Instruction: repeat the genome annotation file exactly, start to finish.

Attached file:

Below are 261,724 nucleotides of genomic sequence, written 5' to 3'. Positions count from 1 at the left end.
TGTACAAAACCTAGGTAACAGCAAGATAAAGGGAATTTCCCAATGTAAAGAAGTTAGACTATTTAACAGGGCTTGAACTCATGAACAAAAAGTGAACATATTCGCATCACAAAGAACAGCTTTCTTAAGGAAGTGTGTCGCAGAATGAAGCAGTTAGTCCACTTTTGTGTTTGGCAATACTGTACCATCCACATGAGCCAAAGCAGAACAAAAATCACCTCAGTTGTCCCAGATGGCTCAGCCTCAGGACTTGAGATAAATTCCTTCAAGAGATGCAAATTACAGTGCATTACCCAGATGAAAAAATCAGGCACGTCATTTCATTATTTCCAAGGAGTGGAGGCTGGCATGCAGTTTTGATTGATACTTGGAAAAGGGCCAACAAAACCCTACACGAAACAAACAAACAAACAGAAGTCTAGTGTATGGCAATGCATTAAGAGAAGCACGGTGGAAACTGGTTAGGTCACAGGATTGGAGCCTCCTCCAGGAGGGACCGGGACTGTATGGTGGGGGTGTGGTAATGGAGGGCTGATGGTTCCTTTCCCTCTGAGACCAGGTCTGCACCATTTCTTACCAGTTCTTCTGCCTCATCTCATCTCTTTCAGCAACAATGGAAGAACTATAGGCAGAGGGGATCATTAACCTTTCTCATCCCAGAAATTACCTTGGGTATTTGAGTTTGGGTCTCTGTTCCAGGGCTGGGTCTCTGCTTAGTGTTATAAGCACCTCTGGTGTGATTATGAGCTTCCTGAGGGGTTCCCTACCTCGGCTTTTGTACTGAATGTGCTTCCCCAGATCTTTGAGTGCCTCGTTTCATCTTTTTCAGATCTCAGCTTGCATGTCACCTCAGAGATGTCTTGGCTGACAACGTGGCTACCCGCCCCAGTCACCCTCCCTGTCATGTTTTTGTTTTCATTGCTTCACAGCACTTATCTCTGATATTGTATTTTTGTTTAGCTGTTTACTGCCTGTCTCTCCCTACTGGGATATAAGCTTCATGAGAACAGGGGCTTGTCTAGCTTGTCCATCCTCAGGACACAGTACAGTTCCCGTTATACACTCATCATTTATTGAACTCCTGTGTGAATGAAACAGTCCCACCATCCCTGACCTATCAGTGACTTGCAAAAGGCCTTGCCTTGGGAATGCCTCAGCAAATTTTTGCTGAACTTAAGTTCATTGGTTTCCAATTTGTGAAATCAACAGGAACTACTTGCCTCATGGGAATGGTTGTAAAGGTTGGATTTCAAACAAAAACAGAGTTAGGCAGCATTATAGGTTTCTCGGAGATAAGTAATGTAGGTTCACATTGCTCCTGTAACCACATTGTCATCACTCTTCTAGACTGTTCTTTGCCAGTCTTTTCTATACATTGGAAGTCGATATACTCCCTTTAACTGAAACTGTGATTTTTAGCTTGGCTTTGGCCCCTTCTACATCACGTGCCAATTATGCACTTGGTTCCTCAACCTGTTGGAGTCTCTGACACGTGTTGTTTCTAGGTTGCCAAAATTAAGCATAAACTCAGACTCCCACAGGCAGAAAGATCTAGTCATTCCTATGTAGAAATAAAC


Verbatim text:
Below are 261,724 nucleotides of genomic sequence, written 5' to 3'. Positions count from 1 at the left end.
TGTACAAAACCTAGGTAACAGCAAGATAAAGGGAATTTCCCAATGTAAAGAAGTTAGACTATTTAACAGGGCTTGAACTCATGAACAAAAAGTGAACATATTCGCATCACAAAGAACAGCTTTCTTAAGGAAGTGTGTCGCAGAATGAAGCAGTTAGTCCACTTTTGTGTTTGGCAATACTGTACCATCCACATGAGCCAAAGCAGAACAAAAATCACCTCAGTTGTCCCAGATGGCTCAGCCTCAGGACTTGAGATAAATTCCTTCAAGAGATGCAAATTACAGTGCATTACCCAGATGAAAAAATCAGGCACGTCATTTCATTATTTCCAAGGAGTGGAGGCTGGCATGCAGTTTTGATTGATACTTGGAAAAGGGCCAACAAAACCCTACACGAAACAAACAAACAAACAGAAGTCTAGTGTATGGCAATGCATTAAGAGAAGCACGGTGGAAACTGGTTAGGTCACAGGATTGGAGCCTCCTCCAGGAGGGACCGGGACTGTATGGTGGGGGTGTGGTAATGGAGGGCTGATGGTTCCTTTCCCTCTGAGACCAGGTCTGCACCATTTCTTACCAGTTCTTCTGCCTCATCTCATCTCTTTCAGCAACAATGGAAGAACTATAGGCAGAGGGGATCATTAACCTTTCTCATCCCAGAAATTACCTTGGGTATTTGAGTTTGGGTCTCTGTTCCAGGGCTGGGTCTCTGCTTAGTGTTATAAGCACCTCTGGTGTGATTATGAGCTTCCTGAGGGGTTCCCTACCTCGGCTTTTGTACTGAATGTGCTTCCCCAGATCTTTGAGTGCCTCGTTTCATCTTTTTCAGATCTCAGCTTGCATGTCACCTCAGAGATGTCTTGGCTGACAACGTGGCTACCCGCCCCAGTCACCCTCCCTGTCATGTTTTTGTTTTCATTGCTTCACAGCACTTATCTCTGATATTGTATTTTTGTTTAGCTGTTTACTGCCTGTCTCTCCCTACTGGGATATAAGCTTCATGAGAACAGGGGCTTGTCTAGCTTGTCCATCCTCAGGACACAGTACAGTTCCCGTTATACACTCATCATTTATTGAACTCCTGTGTGAATGAAACAGTCCCACCATCCCTGACCTATCAGTGACTTGCAAAAGGCCTTGCCTTGGGAATGCCTCAGCAAATTTTTGCTGAACTTAAGTTCATTGGTTTCCAATTTGTGAAATCAACAGGAACTACTTGCCTCATGGGAATGGTTGTAAAGGTTGGATTTCAAACAAAAACAGAGTTAGGCAGCATTATAGGTTTCTCGGAGATAAGTAATGTAGGTTCACATTGCTCCTGTAACCACATTGTCATCACTCTTCTAGACTGTTCTTTGCCAGTCTTTTCTATACATTGGAAGTCGATATACTCCCTTTAACTGAAACTGTGATTTTTAGCTTGGCTTTGGCCCCTTCTACATCACGTGCCAATTATGCACTTGGTTCCTCAACCTGTTGGAGTCTCTGACACGTGTTGTTTCTAGGTTGCCAAAATTAAGCATAAACTCAGACTCCCACAGGCAGAAAGATCTAGTCATTCCTATGTAGAAATAAAC